Parents and Kids Cautioned on Toxins in Loom Band Charms

Quezon City.  An environmental and health watchdog campaigning for toxic-free toys cautioned parents and their kids on chemical poisons in some charms attached to loom bands, the popular toy craze.

The EcoWaste Coalition had detected significant amounts of lead in charms made of polyvinyl chloride (PVC) plastic that are added onto loom band bracelets as extra ornaments.

Lead, the watchdog emphasized, is a potent neurotoxin that can damage the brain and the central nervous system and harm almost all body organs, with children under six most at risk.

“Not all loom band charms are created equal.  Some are loaded with hazardous substances that should not be found in children’s products.  Parents should therefore exercise utmost caution and care when buying play things to safeguard their kids from unwanted chemical risks,” said Thony Dizon, Coordinator, EcoWaste Coalition’s Project Protect.

Out of the 125 pieces of cheap loom band charms that the group bought from various retailers at 999 Shopping Mall in Divisoria, Manila, 61 pieces (49%) screened positive for lead using an X-Ray Fluorescence spectrometer.

Lead, which is banned in the production of toys under the “Chemical Control Order for Lead and Lead Compounds,” was found in the range of 406 to 3,289 parts per million (ppm).  Twenty-six of the 61 lead-containing charms had lead above 1,000 ppm.

“This does not come as a surprise as PVC toys are notorious for containing many toxic additives, including lead as pigment or stabilizer and phthalate as plasticizer or softening agent in vinyl plastic,” Dizon explained.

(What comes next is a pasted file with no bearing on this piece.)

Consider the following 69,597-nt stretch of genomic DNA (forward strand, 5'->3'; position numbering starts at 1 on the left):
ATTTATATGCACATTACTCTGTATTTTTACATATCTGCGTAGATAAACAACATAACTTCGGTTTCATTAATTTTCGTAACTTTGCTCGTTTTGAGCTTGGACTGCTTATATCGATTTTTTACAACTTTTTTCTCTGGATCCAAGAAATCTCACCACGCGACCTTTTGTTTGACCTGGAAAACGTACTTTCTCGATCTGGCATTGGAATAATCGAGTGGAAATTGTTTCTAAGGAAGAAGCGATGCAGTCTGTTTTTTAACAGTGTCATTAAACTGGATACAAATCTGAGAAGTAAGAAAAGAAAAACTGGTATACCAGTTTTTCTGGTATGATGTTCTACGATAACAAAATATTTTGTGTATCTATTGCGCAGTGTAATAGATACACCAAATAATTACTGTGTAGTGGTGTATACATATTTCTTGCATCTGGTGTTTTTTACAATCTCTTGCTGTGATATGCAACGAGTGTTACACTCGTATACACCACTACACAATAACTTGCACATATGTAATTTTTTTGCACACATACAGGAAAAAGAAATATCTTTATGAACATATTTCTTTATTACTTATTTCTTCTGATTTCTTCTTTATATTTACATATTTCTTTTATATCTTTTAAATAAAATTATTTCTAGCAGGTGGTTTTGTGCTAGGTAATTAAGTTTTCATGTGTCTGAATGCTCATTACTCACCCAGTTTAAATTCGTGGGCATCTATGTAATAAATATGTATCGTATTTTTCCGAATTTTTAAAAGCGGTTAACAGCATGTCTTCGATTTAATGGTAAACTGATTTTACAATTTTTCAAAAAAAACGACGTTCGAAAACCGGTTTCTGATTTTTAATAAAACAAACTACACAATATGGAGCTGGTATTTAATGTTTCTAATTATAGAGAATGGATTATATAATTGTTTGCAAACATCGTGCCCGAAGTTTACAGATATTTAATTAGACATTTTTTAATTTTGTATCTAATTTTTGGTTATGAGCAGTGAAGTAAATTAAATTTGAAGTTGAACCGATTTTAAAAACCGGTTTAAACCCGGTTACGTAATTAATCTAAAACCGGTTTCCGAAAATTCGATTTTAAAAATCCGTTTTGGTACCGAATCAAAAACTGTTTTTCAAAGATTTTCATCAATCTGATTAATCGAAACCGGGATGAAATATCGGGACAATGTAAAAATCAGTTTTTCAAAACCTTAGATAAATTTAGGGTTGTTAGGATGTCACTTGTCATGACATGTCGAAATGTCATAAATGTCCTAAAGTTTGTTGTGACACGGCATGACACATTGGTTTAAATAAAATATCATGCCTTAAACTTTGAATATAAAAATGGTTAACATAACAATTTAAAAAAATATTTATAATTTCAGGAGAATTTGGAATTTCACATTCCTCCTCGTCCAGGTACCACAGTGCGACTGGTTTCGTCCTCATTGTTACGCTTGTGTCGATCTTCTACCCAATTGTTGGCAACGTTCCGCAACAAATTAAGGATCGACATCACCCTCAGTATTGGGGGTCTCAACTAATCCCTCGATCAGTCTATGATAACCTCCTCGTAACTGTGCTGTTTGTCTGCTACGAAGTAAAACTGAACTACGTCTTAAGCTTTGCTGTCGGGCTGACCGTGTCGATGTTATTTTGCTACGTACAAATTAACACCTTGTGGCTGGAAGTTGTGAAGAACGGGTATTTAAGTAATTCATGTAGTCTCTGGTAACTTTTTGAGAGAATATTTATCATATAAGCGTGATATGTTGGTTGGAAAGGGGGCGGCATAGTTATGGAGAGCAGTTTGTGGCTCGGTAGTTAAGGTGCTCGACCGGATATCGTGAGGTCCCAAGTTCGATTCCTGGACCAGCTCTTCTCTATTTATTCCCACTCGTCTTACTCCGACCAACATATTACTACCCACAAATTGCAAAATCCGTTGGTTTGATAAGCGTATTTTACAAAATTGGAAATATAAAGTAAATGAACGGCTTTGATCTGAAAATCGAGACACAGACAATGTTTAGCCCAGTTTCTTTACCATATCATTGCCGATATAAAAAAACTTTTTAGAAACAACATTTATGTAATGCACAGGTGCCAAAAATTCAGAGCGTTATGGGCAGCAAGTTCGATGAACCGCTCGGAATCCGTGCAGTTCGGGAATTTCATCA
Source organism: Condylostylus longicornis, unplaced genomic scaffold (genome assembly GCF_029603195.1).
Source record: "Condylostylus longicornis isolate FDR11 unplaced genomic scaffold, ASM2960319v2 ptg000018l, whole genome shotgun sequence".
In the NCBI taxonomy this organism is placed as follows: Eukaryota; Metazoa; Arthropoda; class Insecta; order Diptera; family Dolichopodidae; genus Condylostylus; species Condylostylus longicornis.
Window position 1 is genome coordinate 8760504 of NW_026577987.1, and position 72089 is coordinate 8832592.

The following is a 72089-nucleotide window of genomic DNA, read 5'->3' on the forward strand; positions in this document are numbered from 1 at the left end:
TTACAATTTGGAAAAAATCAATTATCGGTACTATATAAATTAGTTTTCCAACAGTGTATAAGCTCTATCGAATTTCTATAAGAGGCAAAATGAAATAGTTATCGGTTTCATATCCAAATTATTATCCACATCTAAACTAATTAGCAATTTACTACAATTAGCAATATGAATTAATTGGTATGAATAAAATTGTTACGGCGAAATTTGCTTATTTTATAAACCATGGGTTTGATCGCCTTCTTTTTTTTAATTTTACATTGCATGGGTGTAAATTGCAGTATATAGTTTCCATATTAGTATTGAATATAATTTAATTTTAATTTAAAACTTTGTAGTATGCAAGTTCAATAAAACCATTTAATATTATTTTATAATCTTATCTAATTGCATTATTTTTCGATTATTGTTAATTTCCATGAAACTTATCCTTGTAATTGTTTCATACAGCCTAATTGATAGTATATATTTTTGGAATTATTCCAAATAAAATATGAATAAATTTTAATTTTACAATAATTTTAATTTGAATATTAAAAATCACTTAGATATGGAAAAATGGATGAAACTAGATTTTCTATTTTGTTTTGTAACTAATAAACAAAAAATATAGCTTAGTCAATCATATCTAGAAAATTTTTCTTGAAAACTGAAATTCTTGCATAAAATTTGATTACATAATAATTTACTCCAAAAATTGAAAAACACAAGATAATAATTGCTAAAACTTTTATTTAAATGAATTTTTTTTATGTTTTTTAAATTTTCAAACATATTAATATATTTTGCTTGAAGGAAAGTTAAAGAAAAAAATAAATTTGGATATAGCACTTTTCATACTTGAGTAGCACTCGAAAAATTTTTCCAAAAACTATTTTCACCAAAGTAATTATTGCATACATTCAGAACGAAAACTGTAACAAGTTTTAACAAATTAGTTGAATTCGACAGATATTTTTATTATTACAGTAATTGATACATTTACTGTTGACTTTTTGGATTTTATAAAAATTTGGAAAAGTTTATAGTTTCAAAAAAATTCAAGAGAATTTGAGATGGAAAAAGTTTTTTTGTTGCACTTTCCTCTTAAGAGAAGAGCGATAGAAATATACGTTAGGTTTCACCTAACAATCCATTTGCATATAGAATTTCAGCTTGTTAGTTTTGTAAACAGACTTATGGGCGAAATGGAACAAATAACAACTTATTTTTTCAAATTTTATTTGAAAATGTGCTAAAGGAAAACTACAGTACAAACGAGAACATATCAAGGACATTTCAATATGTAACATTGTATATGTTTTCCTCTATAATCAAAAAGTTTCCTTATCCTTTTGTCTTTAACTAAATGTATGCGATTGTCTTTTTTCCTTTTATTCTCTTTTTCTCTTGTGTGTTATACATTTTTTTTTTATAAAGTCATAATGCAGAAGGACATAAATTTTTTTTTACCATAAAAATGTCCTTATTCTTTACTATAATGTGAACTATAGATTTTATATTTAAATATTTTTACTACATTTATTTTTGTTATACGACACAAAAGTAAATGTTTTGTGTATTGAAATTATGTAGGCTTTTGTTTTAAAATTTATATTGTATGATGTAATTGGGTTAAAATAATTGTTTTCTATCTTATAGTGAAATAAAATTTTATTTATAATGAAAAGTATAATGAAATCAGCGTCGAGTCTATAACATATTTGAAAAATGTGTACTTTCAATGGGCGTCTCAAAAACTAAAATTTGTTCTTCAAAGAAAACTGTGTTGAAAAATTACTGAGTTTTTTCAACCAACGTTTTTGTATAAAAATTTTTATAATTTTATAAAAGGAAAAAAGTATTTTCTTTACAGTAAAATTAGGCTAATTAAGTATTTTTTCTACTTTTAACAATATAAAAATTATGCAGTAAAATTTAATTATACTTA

The group’s latest action was triggered by fresh media reports from Europe about loom band charms with very high level of toxic phthalates in them.

Researchers at Birmingham Assay Office in the United Kingdom had detected high concentrations of phthalates in some counterfeit charms with some samples having as much as 50% phthalates by weight, way above the 0.1 % threshold  limit. 

Original Rainbow Loom’s products were found safe from such harmful chemicals, which are severely restricted in toys and childcare articles even in the Philippines.

As per Department of Health Administrative Order 2009-0005-A, phthalates DEHP, DBP and BBP are prohibited in children’s toys, while phthalates DINP, DIDP and DnOP  are prohibited in toys that can be placed in a child’s mouth, in amounts exceeding the 0.1 percent limit by weight.

Classified as endocrine disrupting chemicals or EDCs, phthalates have been blamed for genital deformities such as deformed penises and undescended testicles, for developmental abnormalities such as cleft palate, for the early onset of puberty and other health problems, including cancer.

The EcoWaste Coalition’s  discovery of lead and the UK’s laboratory detection of phthalates in some knockoff loom band charms give credence to Rainbow Loom’s warning against counterfeit products, Dizon noted.

Rainbow Loom had earlier warned that “the fake looms have not been tested for toy safety requirements and may contain lead and other toxic substances.”

The EcoWaste Coalition and the Philippine Animal Welfare Society earlier cautioned loom band fans about the hazards posed by indigestible rubber bands to young kids and pet animals.